Review: In Bruges
5 stars (out of 5)
by R. Kurt Osenlund
For every dozen or so perfunctory Rush Hour sequels that come down the pike, there are one or two savvy gems like In Bruges that turn the buddy movie on its head. Alexander Payne achieved it beautifully with his ripe road trip Sideways in 2004. Writer/director Shane Black (whose Lethal Weapon franchise is proud father to the Rush Hour films) did it in 2005 with his consistently fresh Kiss Kiss, Bang Bang. Now comes this brazenly irreverent Irish comedy, which despite all of its hard words and bullet holes, has a surprisingly warm, beating heart.
Written and directed by London native Martin McDonagh (who won an Oscar in 2006 for his short film Six Shooter), In Bruges (pronounced “broozh”) follows two Irish hit men (Colin Farrell and Brendan Gleeson) as they hole up in the Belgian tourist trap after a London hit gets botched. Ray (Farrell) is a beer-guzzling philistine with nothing but contempt for the medieval city, while Ken (Gleeson) is the experienced veteran who sees its history and architecture as ways to sharpen his cultural palette. You may think you know where this film is headed (a pair of unlikely pals come together under unfortunate circumstances, bond, and emerge as best buds and better people as a result), but In Bruges manages to trample nearly every convention laid in its path, and in effect steps up as something true and fiercely funny.
As they await phoned-in instructions from their hilariously profane boss Harry (Ralph Fiennes), Ray and Ken bide their time. Their itinerary consists of sightseeing, popping in the occasional pub, stumbling onto a movie set featuring a gorgeous local blonde and a testy American midget, having one riotous encounter after another, and in between, reflecting on both their friendship and their “profession.” It is in these moments that the film catches the viewer off-guard most pleasantly. The London job was rookie Ray’s first real assignment, and in the midst of the assassination, he inadvertently shot a child in the head. The incident has left him a suicide case with heavy sins to atone, while still trying desperately to retain the youthful, womanizing ways to which he’s accustomed. Ken is the shoulder on which he cries (often literally), and when Harry gives the order to make Ray the next target, Ken is forced to choose between loyalty and duty.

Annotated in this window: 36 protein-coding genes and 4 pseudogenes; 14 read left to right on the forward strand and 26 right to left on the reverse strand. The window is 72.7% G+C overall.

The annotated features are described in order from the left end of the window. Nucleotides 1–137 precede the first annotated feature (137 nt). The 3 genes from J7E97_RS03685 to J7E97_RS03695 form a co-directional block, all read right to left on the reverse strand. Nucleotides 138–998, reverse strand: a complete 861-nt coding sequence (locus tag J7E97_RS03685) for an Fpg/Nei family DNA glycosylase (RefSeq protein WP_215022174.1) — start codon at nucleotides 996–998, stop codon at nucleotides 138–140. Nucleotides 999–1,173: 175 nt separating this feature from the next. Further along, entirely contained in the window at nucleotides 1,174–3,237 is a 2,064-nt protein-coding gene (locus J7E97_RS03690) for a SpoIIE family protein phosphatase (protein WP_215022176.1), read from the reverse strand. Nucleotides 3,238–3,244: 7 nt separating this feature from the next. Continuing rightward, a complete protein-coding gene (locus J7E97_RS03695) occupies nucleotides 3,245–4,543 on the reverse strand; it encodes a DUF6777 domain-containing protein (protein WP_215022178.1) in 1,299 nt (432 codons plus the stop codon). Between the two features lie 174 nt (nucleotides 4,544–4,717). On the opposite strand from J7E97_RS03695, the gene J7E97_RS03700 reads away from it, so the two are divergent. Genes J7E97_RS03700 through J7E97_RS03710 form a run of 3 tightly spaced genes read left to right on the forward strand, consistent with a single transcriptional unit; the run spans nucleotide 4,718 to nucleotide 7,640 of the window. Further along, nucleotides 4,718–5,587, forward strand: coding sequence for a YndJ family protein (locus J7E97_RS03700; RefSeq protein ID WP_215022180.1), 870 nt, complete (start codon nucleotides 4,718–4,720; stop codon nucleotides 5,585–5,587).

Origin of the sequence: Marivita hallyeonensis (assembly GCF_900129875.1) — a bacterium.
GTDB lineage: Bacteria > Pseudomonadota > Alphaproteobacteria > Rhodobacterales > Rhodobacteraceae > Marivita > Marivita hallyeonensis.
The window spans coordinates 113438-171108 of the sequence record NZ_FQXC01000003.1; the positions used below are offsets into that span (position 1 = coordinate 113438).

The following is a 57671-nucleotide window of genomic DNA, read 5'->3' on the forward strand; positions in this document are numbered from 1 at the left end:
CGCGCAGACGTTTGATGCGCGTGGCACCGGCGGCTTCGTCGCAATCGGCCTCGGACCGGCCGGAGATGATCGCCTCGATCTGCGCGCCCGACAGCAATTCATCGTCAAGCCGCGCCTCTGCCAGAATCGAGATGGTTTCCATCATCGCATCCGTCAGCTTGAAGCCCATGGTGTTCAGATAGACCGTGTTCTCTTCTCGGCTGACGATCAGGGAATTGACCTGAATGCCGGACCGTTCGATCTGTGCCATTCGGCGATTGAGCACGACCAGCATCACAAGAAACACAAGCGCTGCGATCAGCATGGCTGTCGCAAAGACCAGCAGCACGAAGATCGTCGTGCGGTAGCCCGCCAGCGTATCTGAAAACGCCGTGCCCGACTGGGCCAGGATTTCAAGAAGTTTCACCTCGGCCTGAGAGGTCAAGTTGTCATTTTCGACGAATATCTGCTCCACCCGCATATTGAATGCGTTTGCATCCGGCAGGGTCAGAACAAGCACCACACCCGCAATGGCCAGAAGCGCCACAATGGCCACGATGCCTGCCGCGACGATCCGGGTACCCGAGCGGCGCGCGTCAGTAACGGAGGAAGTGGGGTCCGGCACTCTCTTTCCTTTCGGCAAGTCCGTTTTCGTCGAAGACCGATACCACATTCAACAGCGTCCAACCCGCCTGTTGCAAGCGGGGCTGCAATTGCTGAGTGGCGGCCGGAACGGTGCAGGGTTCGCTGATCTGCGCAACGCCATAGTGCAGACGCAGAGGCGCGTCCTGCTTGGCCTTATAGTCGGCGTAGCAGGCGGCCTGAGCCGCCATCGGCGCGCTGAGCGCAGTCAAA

While I’ve never seen 2000’s military drama Tigerland, which reportedly put Colin Farrell on the map, I think it’s safe to say that In Bruges features the actor’s finest performance to date. If Oliver Stone’s poorly realized Alexander proved anything, it’s that Farrell is not a chameleonic performer. He’s a smoldering leading man, served best with a side of heart-rending emotional distress. In 2002’s Phone Booth (which, like Tigerland, was directed by the hit-or-miss Joel Schumacher) he singlehandedly elevated an average-at-best movie by expertly embodying a deeply flawed character. Here, the stakes are significantly higher, and Farrell ups his game significantly in response. And as Penelope Cruz showed with her Oscar nominated turn in 2006’s Volver, some foreign actors are just naturally more effective when working in their native tongue. As Irishman Ray, the blood-in, blood-out Irish Farrell displays more comfort and honesty than he has in any of his previous roles. He creates a character both likable and pitiful, and in tearful scenes, the desperation in his expressive eyes is painfully human.
McDonagh is graciously aware of the fact that if you have interesting characters playing out an interesting story in a truly interesting place, most of your work is already done for you. That his direction is air-tight, his actors are top-notch, and his scenarios are both entertaining and profound, become added flair to the ensemble. Though it serves as the punch line for probably 60 percent of the film’s jokes, Bruges is an undeniably beautiful place that looks magical on screen. To echo an observation made by the maliciously romantic Harry, “it’s like a fairy tale land.” Ancient structures, winding canals, and cobblestone streets highlight its picturesque appeal, and the ways in which it’s constantly referenced and mocked in the script afford the film a delightful, reflexive irony. And as most great vacations reveal of most great destinations, the colorful, often seedy inhabitants of the city are half the fun.
In Bruges is great stuff, frame by frame. It takes hardly a single false step, is often alarmingly and welcomingly intimate, and still doesn’t skimp on action and grit. It succeeds in making you admire every character, all of whom are, fundamentally, very bad people. It’s smart enough to be recognized as a European film, while engaging enough to attract audiences in the States. Unfortunately, it will likely be forgotten by year’s end, but it’s the best movie I’ve seen so far in 2008.